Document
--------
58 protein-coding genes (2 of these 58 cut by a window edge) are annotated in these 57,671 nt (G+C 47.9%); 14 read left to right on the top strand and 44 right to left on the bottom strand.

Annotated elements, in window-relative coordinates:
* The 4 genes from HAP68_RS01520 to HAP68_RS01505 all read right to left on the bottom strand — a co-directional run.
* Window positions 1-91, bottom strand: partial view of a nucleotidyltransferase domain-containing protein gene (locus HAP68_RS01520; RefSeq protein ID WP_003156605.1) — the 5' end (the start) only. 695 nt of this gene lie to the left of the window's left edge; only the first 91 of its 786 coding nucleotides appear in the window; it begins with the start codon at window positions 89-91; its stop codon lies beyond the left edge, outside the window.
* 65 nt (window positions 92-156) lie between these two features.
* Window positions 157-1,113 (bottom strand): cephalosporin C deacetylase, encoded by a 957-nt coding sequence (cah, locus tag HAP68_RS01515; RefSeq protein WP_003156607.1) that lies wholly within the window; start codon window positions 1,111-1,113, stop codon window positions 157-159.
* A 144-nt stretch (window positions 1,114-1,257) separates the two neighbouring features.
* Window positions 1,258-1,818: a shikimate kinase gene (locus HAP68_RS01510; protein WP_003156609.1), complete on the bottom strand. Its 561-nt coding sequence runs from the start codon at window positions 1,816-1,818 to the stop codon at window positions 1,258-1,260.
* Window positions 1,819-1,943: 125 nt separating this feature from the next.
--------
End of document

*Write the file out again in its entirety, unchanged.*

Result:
58 protein-coding genes (2 of these 58 cut by a window edge) are annotated in these 57,671 nt (G+C 47.9%); 14 read left to right on the top strand and 44 right to left on the bottom strand.

Annotated elements, in window-relative coordinates:
* The 4 genes from HAP68_RS01520 to HAP68_RS01505 all read right to left on the bottom strand — a co-directional run.
* Window positions 1-91, bottom strand: partial view of a nucleotidyltransferase domain-containing protein gene (locus HAP68_RS01520; RefSeq protein ID WP_003156605.1) — the 5' end (the start) only. 695 nt of this gene lie to the left of the window's left edge; only the first 91 of its 786 coding nucleotides appear in the window; it begins with the start codon at window positions 89-91; its stop codon lies beyond the left edge, outside the window.
* 65 nt (window positions 92-156) lie between these two features.
* Window positions 157-1,113 (bottom strand): cephalosporin C deacetylase, encoded by a 957-nt coding sequence (cah, locus tag HAP68_RS01515; RefSeq protein WP_003156607.1) that lies wholly within the window; start codon window positions 1,111-1,113, stop codon window positions 157-159.
* A 144-nt stretch (window positions 1,114-1,257) separates the two neighbouring features.
* Window positions 1,258-1,818: a shikimate kinase gene (locus HAP68_RS01510; protein WP_003156609.1), complete on the bottom strand. Its 561-nt coding sequence runs from the start codon at window positions 1,816-1,818 to the stop codon at window positions 1,258-1,260.
* Window positions 1,819-1,943: 125 nt separating this feature from the next.